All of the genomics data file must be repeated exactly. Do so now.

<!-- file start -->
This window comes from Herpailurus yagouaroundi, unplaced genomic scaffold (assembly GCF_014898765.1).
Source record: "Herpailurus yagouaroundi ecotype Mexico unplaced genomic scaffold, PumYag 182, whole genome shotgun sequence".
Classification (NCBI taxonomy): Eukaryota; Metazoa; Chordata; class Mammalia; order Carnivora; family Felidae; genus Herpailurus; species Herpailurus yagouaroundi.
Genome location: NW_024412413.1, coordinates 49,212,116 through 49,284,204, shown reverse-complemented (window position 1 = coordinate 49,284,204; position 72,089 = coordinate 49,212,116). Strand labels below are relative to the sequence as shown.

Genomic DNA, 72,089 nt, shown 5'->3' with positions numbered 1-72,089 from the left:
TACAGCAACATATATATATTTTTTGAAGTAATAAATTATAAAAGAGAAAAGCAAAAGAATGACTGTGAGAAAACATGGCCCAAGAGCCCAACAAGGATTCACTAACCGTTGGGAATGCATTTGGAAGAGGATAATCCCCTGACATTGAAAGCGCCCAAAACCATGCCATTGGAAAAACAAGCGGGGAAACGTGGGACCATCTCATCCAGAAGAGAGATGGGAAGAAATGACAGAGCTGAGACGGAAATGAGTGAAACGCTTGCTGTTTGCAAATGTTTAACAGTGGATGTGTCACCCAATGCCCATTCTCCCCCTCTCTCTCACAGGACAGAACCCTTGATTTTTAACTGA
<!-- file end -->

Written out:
This window comes from Herpailurus yagouaroundi, unplaced genomic scaffold (assembly GCF_014898765.1).
Source record: "Herpailurus yagouaroundi ecotype Mexico unplaced genomic scaffold, PumYag 182, whole genome shotgun sequence".
Classification (NCBI taxonomy): Eukaryota; Metazoa; Chordata; class Mammalia; order Carnivora; family Felidae; genus Herpailurus; species Herpailurus yagouaroundi.
Genome location: NW_024412413.1, coordinates 49,212,116 through 49,284,204, shown reverse-complemented (window position 1 = coordinate 49,284,204; position 72,089 = coordinate 49,212,116). Strand labels below are relative to the sequence as shown.

Genomic DNA, 72,089 nt, shown 5'->3' with positions numbered 1-72,089 from the left:
TACAGCAACATATATATATTTTTTGAAGTAATAAATTATAAAAGAGAAAAGCAAAAGAATGACTGTGAGAAAACATGGCCCAAGAGCCCAACAAGGATTCACTAACCGTTGGGAATGCATTTGGAAGAGGATAATCCCCTGACATTGAAAGCGCCCAAAACCATGCCATTGGAAAAACAAGCGGGGAAACGTGGGACCATCTCATCCAGAAGAGAGATGGGAAGAAATGACAGAGCTGAGACGGAAATGAGTGAAACGCTTGCTGTTTGCAAATGTTTAACAGTGGATGTGTCACCCAATGCCCATTCTCCCCCTCTCTCTCACAGGACAGAACCCTTGATTTTTAACTGA